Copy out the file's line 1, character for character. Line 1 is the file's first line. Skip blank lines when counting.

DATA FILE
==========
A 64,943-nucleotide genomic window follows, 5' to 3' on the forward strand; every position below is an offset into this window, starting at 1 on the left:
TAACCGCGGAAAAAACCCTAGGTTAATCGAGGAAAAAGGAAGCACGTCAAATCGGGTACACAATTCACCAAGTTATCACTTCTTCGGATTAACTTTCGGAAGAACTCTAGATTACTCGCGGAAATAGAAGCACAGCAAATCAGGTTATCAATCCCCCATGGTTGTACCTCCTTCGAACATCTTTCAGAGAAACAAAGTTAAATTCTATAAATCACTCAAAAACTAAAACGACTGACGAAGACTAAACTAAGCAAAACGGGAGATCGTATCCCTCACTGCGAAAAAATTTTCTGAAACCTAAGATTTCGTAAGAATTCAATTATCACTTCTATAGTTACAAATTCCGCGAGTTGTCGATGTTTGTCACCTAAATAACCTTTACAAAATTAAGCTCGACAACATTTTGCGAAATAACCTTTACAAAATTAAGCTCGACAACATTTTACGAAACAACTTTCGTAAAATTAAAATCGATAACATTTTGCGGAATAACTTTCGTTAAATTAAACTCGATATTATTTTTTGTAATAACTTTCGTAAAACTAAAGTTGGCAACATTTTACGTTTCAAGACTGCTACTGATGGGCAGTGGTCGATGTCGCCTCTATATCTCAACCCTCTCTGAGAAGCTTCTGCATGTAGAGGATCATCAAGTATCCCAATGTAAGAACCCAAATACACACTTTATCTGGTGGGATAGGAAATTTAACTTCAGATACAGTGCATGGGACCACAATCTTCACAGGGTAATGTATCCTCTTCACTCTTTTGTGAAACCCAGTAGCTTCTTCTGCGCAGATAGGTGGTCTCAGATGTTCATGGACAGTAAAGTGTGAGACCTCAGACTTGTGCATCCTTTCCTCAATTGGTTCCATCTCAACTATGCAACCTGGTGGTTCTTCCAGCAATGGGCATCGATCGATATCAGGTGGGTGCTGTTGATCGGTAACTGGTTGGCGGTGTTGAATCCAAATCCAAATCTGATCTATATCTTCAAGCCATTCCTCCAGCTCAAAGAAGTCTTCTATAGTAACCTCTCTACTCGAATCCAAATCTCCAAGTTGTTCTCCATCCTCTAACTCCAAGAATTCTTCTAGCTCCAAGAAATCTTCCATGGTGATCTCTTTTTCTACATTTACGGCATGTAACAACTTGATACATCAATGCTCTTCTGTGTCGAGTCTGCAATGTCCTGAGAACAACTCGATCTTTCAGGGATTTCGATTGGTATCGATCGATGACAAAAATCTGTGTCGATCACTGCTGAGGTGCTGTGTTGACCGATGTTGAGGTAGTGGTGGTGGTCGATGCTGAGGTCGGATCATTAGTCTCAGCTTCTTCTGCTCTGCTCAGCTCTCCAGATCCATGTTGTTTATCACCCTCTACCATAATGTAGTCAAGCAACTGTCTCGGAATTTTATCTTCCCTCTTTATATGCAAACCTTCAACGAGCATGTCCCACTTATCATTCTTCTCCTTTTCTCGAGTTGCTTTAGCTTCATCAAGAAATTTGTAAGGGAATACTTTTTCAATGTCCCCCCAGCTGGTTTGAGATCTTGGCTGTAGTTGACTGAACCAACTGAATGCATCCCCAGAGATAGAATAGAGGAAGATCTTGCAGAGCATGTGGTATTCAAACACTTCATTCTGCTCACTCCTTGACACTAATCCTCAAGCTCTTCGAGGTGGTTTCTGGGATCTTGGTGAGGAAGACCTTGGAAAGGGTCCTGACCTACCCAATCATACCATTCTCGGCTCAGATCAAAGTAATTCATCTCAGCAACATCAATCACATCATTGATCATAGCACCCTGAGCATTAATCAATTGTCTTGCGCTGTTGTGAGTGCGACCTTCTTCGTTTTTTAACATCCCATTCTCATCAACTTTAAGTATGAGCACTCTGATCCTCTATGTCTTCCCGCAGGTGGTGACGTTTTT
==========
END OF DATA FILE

A 64,943-nucleotide genomic window follows, 5' to 3' on the forward strand; every position below is an offset into this window, starting at 1 on the left: